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Why You Should Use COVID Proximity Tracing Apps

How to Be One Step Ahead?

October 13, 2020 · Alex Ulbrich

A yellow arrow with coronavirus written inside, painted on an old wall
Table of Contents

If you’re still unsure about using a COVID contact/proximity tracing app, I hope to give you some more insights.


  • Contact tracing via an app is effective at stopping the spread of diseases (given enough users, i.e. more than 56% of the population).
  • Use a privacy-preserving (i.e., anonymous) app that was designed specifically to track diseases, and hence cannot be used for other purposes.
  • Use a decentralized app, i.e., an app that does not store identifiers on a server, but only relies information through it (i.e., infections).
  • Be responsible. Report infections and stay home when sick.
  • Share with your community.

What This Post is Not About

Trust in the Government or the Authorities

I don’t care whether or not you trust your government or your authorities. I. Don’t. Care. It’s your business. I believe most governments do the best they can. Others have their agenda. That is irrelevant to the discussion.

Trust in Companies and Businesses

The same is true for companies and businesses. I dislike the likes of Google and Facebook. I would prefer to pay for their services and get the same benefits without them using my data. If you’re OK with the fact that their apps ask for full access to your phone, collect all your data and behaviors, and nudges you regularly, fighting for your attention, that’s cool. It’s also irrelevant to the discussion.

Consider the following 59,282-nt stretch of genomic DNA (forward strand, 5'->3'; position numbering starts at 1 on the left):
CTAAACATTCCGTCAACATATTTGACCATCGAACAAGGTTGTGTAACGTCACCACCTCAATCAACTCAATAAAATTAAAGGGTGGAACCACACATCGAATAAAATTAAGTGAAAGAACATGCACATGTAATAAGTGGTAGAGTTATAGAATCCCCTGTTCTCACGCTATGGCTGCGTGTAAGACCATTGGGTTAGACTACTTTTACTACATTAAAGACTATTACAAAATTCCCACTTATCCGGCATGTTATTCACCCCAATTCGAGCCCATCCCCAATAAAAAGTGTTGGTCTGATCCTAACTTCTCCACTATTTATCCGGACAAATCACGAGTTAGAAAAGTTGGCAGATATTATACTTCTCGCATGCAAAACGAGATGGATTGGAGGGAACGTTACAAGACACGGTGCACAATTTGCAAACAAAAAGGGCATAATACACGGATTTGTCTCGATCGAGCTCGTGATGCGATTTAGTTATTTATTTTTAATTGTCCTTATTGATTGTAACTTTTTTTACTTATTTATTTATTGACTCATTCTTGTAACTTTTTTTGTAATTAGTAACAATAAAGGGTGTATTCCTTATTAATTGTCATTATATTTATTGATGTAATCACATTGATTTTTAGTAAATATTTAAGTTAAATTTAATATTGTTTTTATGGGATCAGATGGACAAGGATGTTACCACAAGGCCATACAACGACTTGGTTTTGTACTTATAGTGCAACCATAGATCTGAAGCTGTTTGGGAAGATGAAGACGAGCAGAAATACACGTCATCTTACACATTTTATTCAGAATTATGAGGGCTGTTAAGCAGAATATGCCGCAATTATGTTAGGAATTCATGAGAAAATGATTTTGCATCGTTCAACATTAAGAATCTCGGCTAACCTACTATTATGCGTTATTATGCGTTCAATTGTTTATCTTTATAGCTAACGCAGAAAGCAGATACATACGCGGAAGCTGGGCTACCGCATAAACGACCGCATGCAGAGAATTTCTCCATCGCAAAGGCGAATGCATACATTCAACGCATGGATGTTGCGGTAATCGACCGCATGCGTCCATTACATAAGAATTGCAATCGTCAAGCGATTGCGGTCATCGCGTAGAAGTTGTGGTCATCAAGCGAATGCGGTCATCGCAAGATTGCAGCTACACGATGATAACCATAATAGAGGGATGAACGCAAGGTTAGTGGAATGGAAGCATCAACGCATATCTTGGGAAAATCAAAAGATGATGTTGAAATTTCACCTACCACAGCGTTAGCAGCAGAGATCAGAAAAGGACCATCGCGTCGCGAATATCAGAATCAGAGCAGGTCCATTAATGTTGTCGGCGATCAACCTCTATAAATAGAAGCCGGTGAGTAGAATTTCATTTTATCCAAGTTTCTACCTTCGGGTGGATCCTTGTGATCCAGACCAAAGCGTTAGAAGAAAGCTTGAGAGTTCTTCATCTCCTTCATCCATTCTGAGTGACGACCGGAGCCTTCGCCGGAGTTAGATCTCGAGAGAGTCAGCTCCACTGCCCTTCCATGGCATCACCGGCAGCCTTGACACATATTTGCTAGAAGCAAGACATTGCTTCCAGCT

Using COVID Tracking Apps

I’ll briefly explain how the different apps work and provide some references if you want more details. Then I’ll go through the best way to use these apps to get the most benefits. Finally, I’ll discuss our moral duty to protect each other.

How the Apps Work

Here’s a high-level explanation of the protocol:

How Privacy-First Contact Tracing Works.

Read the full comic, or find translations. Share with your friends and family!

Now for more nitty-gritty details. There are three models to perform contact tracing:

  • Data grab model: It collects data from publicly and commercially available infrastructure to track users’ whereabouts. This model relies only on legal norms to avoid invading the users’ privacy.
  • Anonymised data model: Same as above, but anonymizing the collected data before use. This is almost impossible to achieve in practice.
  • Specifically designed proximity tracing models: This consists in designing a model that specifically minimizes information collection and that will solely be used for proximity tracing.

Although the first two approaches can work, it can easily be turned against the users given malicious intent.

Most COVID apps use the third model, which is the right way to go. That said, to inform the network of people using the app that someone is infected, some information must go through a centralized server. Here again, there are two approaches:

  • Centralized: The server distributes the anonymised IDs and keep track of the contact graph for infected individuals in order to inform the network. This could be repurposed into a data grab model. One such approach is BlueTrace.
  • Decentralized: The server only receives a notification when an individual is infected and propagates that information to the network. The computation takes place on the user’s device. One such approach is the dp3t.